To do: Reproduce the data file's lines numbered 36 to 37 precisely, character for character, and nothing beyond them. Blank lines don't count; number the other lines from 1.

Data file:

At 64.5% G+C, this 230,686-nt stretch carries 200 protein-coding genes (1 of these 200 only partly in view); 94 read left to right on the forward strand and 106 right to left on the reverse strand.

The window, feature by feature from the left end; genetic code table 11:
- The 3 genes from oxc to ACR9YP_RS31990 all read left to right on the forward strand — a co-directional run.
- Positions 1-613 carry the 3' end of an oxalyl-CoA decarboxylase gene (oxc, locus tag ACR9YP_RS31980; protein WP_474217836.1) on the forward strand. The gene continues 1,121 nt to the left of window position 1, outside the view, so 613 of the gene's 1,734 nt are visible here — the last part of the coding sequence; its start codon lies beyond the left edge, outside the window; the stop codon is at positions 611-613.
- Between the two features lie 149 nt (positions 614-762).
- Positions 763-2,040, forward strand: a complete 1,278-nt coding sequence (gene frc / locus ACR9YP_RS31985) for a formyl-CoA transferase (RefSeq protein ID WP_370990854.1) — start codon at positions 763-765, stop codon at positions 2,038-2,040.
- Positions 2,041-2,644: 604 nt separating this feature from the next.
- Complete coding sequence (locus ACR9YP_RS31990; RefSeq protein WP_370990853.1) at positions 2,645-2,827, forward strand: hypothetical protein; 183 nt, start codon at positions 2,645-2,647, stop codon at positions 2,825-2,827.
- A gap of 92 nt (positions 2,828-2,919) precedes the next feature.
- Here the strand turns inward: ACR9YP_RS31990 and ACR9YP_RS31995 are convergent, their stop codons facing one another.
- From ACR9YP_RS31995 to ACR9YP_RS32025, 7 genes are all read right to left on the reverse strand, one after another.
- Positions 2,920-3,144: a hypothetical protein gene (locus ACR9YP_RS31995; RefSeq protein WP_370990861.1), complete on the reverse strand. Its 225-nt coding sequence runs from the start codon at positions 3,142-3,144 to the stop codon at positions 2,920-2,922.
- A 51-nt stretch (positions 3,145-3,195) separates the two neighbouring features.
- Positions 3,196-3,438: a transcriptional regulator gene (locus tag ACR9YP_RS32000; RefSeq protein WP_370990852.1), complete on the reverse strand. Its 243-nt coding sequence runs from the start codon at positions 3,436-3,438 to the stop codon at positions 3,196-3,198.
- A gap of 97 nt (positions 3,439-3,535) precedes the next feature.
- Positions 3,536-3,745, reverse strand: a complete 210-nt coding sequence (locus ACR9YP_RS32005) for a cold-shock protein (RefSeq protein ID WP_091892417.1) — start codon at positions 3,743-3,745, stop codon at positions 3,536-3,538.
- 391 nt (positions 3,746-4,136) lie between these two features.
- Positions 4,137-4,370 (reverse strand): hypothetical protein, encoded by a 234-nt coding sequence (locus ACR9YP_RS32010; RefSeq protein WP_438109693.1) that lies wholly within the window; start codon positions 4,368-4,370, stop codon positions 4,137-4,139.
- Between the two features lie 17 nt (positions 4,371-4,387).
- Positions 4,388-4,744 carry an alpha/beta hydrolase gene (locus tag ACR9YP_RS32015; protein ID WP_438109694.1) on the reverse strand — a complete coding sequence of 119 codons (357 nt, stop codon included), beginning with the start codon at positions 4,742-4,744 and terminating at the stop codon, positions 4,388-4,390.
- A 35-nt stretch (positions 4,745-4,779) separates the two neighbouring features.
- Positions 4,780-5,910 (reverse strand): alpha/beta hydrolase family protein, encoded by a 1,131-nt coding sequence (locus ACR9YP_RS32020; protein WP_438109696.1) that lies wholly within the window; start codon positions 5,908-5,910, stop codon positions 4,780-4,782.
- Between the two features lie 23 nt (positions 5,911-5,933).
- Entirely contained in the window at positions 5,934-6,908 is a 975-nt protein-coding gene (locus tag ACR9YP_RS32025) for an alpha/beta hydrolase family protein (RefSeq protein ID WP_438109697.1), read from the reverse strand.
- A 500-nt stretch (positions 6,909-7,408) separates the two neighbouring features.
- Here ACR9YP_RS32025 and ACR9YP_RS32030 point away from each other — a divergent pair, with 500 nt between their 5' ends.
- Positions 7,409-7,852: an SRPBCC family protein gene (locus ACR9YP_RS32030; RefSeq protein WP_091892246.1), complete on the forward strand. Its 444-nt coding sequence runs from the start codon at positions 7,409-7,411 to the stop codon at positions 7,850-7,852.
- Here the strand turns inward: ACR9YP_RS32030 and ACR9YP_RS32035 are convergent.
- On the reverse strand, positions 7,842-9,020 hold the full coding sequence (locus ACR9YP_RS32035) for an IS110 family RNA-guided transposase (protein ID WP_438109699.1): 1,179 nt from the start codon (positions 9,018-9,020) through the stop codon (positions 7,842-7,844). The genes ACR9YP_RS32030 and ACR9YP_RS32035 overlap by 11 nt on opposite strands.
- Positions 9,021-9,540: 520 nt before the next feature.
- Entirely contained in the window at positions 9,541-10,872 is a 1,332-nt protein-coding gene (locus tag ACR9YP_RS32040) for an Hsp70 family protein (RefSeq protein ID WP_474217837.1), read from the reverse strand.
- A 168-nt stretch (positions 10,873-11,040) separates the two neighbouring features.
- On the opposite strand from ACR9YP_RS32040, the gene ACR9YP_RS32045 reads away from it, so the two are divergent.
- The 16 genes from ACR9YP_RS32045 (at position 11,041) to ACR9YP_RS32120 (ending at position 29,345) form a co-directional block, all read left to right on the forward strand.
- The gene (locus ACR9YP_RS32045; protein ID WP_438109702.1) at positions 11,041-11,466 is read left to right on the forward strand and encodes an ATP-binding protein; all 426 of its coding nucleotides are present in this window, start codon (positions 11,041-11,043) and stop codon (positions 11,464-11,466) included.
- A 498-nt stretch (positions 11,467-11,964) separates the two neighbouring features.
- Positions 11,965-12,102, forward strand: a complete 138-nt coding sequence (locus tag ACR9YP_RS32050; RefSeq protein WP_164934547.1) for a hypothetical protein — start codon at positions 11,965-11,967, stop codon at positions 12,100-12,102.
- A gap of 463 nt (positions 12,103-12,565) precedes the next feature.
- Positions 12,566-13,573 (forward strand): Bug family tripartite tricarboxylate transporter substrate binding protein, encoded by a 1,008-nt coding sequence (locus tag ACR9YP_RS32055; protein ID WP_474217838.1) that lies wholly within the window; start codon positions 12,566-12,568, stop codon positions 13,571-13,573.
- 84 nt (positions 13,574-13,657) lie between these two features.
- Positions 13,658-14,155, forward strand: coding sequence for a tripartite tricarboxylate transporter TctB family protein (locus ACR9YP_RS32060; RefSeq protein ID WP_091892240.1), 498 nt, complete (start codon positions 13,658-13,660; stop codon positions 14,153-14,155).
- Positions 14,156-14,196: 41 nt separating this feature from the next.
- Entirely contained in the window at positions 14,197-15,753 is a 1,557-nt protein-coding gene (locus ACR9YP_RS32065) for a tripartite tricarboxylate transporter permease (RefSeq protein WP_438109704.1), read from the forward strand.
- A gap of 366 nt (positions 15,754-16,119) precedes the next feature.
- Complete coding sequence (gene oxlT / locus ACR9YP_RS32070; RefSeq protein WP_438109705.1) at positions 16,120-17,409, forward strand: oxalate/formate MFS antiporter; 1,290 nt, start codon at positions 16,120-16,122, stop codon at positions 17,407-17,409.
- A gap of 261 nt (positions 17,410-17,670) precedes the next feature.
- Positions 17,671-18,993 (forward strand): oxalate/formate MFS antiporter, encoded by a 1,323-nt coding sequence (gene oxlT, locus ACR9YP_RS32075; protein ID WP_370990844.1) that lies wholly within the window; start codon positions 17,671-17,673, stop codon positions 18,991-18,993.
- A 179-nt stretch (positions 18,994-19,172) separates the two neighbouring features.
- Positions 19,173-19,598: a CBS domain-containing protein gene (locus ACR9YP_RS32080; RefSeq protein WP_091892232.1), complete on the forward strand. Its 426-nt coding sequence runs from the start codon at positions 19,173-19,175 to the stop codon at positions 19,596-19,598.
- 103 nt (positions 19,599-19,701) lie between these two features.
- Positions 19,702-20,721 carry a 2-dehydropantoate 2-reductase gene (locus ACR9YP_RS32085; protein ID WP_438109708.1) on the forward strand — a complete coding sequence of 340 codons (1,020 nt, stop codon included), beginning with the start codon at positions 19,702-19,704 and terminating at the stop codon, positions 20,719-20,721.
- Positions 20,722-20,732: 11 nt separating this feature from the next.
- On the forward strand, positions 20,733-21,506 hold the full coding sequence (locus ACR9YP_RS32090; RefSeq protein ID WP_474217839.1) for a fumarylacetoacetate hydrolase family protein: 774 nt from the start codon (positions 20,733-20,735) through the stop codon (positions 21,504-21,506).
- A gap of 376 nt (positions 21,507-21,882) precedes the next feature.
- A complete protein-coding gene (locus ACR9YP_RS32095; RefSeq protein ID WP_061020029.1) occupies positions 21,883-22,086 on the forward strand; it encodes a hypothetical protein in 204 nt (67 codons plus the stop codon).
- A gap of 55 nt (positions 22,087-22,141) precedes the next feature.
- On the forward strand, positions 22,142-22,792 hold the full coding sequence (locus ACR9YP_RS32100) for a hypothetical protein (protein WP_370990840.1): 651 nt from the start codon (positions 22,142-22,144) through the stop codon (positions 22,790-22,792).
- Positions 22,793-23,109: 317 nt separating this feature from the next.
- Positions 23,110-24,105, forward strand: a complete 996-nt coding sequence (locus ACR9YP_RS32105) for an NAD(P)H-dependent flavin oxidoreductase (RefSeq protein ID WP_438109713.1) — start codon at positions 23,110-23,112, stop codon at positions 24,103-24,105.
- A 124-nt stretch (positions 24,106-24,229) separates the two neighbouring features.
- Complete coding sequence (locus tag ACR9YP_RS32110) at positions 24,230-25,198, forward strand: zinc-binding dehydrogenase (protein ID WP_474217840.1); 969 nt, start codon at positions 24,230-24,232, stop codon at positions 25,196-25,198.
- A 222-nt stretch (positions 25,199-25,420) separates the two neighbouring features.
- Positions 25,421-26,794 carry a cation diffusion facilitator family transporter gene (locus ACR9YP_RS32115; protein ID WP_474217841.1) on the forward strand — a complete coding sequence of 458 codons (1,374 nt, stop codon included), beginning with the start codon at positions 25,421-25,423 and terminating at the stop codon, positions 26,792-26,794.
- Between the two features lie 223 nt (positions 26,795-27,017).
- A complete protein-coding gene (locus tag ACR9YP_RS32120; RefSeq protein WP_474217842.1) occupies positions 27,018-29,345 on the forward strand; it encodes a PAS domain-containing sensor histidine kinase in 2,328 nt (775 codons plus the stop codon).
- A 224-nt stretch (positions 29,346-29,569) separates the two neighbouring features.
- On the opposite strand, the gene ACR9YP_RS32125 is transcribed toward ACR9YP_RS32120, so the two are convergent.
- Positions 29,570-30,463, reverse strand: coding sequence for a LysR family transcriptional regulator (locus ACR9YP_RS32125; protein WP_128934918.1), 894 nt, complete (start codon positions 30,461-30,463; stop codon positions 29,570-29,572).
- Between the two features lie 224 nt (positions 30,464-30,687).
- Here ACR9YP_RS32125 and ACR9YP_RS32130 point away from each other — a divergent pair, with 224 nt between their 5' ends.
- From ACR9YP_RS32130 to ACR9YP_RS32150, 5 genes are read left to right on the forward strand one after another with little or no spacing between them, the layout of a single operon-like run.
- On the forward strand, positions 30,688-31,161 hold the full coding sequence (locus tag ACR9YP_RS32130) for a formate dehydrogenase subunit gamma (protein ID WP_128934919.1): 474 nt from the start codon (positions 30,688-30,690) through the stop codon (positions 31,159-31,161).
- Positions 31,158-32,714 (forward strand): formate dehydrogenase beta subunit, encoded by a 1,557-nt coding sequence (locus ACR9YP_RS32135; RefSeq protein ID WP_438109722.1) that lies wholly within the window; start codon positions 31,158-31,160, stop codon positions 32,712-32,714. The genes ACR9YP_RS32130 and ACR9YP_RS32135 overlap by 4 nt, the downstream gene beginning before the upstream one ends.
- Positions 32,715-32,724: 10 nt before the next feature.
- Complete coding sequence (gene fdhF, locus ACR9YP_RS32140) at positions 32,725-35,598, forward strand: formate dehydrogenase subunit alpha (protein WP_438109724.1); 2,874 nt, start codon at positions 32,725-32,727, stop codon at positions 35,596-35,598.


- A 498-nt stretch (positions 11,467-11,964) separates the two neighbouring features.
- Positions 11,965-12,102, forward strand: a complete 138-nt coding sequence (locus tag ACR9YP_RS32050; RefSeq protein WP_164934547.1) for a hypothetical protein — start codon at positions 11,965-11,967, stop codon at positions 12,100-12,102.